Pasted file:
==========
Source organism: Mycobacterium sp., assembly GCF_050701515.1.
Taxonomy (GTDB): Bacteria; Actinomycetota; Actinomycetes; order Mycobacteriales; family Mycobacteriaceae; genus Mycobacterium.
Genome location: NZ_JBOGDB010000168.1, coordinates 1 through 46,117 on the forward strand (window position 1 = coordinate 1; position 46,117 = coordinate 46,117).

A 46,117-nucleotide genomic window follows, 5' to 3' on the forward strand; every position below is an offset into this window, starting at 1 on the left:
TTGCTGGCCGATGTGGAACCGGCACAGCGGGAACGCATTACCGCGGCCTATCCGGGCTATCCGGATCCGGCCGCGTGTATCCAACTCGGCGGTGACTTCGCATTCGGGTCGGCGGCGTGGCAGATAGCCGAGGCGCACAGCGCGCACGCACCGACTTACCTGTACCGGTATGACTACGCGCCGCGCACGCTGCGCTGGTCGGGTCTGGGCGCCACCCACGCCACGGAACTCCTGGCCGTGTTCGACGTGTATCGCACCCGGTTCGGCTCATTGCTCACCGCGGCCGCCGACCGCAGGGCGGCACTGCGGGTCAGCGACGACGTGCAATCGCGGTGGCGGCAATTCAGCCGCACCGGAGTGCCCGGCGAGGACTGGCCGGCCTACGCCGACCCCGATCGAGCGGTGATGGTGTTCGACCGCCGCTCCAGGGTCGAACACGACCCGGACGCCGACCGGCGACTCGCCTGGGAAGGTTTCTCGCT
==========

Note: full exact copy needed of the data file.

Source organism: Mycobacterium sp., assembly GCF_050701515.1.
Taxonomy (GTDB): Bacteria; Actinomycetota; Actinomycetes; order Mycobacteriales; family Mycobacteriaceae; genus Mycobacterium.
Genome location: NZ_JBOGDB010000168.1, coordinates 1 through 46,117 on the forward strand (window position 1 = coordinate 1; position 46,117 = coordinate 46,117).

A 46,117-nucleotide genomic window follows, 5' to 3' on the forward strand; every position below is an offset into this window, starting at 1 on the left:
TTGCTGGCCGATGTGGAACCGGCACAGCGGGAACGCATTACCGCGGCCTATCCGGGCTATCCGGATCCGGCCGCGTGTATCCAACTCGGCGGTGACTTCGCATTCGGGTCGGCGGCGTGGCAGATAGCCGAGGCGCACAGCGCGCACGCACCGACTTACCTGTACCGGTATGACTACGCGCCGCGCACGCTGCGCTGGTCGGGTCTGGGCGCCACCCACGCCACGGAACTCCTGGCCGTGTTCGACGTGTATCGCACCCGGTTCGGCTCATTGCTCACCGCGGCCGCCGACCGCAGGGCGGCACTGCGGGTCAGCGACGACGTGCAATCGCGGTGGCGGCAATTCAGCCGCACCGGAGTGCCCGGCGAGGACTGGCCGGCCTACGCCGACCCCGATCGAGCGGTGATGGTGTTCGACCGCCGCTCCAGGGTCGAACACGACCCGGACGCCGACCGGCGACTCGCCTGGGAAGGTTTCTCGCT